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Use this information to strategize how to complain positively and successfully.

Too few people know how to complain positively.  But the good news is that if you master these techniques, your positive complaining is more likely to succeed because you'll be welcomed by the company and person you're dealing with.

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How to Create and Structure a Winning Complaint

Being positive and fair gets you more

A well written complaint will be received positively and appreciatively by the company and person you offer it to.

Follow the steps in this series to make your complaints accepted and acted on as positively as possible.

Part two of a multi part series on complaining - additional parts to be published in the following weeks - see links on the right hand side.



It is an adage that no-one likes to complain, to be complained to, or to be complained about.

But this need not be so.  Complaining - when done well - can be a positive experience that benefits the company and person receiving the complaint, and which resolves a problem encountered by the person who is complaining.

Make your complaining positive, and it will in turn become successful.  And that is a good thing for all concerned.

Should You Even be Complaining?

The world is evolving, and it is sometimes hard for us to keep up with newly revised norms of service, most of which generally seem to be lower than they formerly were.  There are many reasons for this,  including the increasing cost of hiring and training people compared to creating automated systems or 'self service'.

We've probably all encountered people who are trapped in the past and complain vociferously about things that we understand to be normal ordinary events these days, and have probably felt mild scorn for these people, who don't appreciate the present day values and accepted norms.

We can all dislike the lowering of standards when they occur, and we should even pass feedback to companies indicating our unhappiness with lower standards, but we shouldn't let such things ruin our experiences.  We need to have appropriate expectations.

The other issue, in deciding if you have grounds for a complaint or not, is to match your expectation to the service or product you are buying/experiencing.  For example, your expectation of what constitutes acceptable food would be very different while dining at Denny's compared to at a downtown gourmet steakhouse that charges ten times Denny's price for a meal.  And you'd expect a better experience if traveling internationally on a $10,000 first class ticket than if traveling on a $1,000 coach class ticket.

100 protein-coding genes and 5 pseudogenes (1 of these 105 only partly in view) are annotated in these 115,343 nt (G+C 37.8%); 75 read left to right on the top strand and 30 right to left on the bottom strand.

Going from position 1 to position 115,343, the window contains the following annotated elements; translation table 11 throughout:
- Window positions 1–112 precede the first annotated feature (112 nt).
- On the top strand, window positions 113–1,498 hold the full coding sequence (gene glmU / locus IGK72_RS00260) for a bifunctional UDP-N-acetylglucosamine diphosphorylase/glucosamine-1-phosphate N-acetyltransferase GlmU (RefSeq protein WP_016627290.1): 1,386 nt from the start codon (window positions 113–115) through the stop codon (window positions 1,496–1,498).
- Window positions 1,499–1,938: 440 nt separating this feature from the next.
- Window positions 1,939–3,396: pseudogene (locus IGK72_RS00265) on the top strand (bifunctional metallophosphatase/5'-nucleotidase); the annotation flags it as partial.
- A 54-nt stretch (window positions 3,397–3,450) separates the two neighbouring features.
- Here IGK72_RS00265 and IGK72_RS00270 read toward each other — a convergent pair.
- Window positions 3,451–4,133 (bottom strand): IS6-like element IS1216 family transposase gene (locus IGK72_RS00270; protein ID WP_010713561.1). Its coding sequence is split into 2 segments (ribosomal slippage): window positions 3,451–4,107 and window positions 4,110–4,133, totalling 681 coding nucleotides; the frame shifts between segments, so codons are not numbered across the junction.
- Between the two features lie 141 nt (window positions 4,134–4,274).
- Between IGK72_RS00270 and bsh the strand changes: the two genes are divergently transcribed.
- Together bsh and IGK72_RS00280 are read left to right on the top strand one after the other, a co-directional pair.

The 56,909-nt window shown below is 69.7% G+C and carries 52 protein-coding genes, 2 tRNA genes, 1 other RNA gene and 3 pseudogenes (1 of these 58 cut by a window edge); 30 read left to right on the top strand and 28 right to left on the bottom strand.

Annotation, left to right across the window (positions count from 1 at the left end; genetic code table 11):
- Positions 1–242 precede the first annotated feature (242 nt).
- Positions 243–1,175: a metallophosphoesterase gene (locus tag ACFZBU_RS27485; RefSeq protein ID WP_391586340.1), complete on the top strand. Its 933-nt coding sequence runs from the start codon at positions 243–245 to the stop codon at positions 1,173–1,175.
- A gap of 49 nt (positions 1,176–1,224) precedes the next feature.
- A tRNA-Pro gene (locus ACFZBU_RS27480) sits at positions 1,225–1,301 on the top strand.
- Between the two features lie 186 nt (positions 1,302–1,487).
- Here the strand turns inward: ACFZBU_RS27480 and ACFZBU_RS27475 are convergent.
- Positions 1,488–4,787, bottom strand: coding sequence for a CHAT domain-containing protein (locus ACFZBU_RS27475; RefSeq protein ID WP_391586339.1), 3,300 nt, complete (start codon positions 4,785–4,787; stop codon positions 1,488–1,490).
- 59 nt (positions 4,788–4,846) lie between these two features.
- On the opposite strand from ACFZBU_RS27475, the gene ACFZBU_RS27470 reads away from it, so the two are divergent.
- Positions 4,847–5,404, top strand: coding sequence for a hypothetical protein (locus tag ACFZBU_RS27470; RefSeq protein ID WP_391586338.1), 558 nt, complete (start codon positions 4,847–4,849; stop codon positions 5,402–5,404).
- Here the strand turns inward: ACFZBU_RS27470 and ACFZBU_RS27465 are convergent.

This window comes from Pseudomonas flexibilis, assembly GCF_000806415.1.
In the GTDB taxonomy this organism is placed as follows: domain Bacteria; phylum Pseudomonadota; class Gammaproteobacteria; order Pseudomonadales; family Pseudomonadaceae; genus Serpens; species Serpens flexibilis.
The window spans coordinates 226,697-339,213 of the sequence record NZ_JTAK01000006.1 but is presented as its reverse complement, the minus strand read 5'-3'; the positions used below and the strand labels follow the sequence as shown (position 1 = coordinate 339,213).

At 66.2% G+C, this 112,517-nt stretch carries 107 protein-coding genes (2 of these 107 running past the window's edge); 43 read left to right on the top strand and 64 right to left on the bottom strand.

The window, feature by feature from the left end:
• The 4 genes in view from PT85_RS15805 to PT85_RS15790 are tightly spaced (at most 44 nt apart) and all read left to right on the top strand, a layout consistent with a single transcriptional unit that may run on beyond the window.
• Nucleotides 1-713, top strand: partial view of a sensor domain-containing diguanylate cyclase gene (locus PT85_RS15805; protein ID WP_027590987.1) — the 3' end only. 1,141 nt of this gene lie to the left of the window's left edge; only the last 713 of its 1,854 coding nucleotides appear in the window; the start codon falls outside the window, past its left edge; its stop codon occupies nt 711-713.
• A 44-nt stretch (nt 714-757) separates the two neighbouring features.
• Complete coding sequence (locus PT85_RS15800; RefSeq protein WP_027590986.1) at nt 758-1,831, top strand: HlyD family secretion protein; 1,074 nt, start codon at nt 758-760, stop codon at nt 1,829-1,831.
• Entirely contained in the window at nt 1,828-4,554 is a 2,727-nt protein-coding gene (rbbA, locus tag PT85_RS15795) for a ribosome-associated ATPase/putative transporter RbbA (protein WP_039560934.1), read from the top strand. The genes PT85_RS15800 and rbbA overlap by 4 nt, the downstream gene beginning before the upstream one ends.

Two types of complaint

And so, there are two very different sorts of complaints to send.

Unhappiness with a service standard that was not achieved

If a company makes a promise and fails to honor it, or if the normal expected and agreed upon expectation for something is clearly not fulfilled, you have 'right on your side' and your complaint should focus in on what happened and how it fell short of the expectation that you fairly had, and what is fair to compensate you for this shortfall.

An example of this type of situation would be 'my food is cold' at Denny's or 'my steak is tough' at the gourmet steak house.  And 'there are no towels' in a budget hotel, or 'there aren't enough towels' in a five star resort.

Unhappiness with the service standard itself

This is a more difficult situation, because you're asking the company to admit that it has made an incorrect policy decision which it needs to revisit, either as a one-off consideration especially for you, or in general for everyone.

Needless to say, if you're seeking specific compensation or action, you'll probably get better results if you try and seek a special dispensation for yourself rather than demand the company change its policy for everyone.  An example of this scenario is when your flight is delayed or cancelled, and you're asking the gate staff to change your booking to another airline which has a flight going out soon.  If you quietly attempt to persuade them to do this for you alone, that is an easier request than if you say in a big loud voice 'you need to rebook everyone who was on your flight onto your competitor's flight'.

On the other hand, if you're writing to encourage a company to revise its general policies rather than seeking an immediate resolution to your immediate problem, you then want to give the feeling that you are representing a broad swath of public opinion - for example 'It is not just me who feels this way.  I've discussed this with my co-workers, my friends, fellow members of my church/sport club/whatever, and other customers in your store, and there is a general consensus among us all that - - - needs to be changed.'

Before you even start this type of complaint, you need to do a quick reality check - is there even any sense in complaining about the issue, and - even if you do complain - should you really expect anything other than a polite note in return?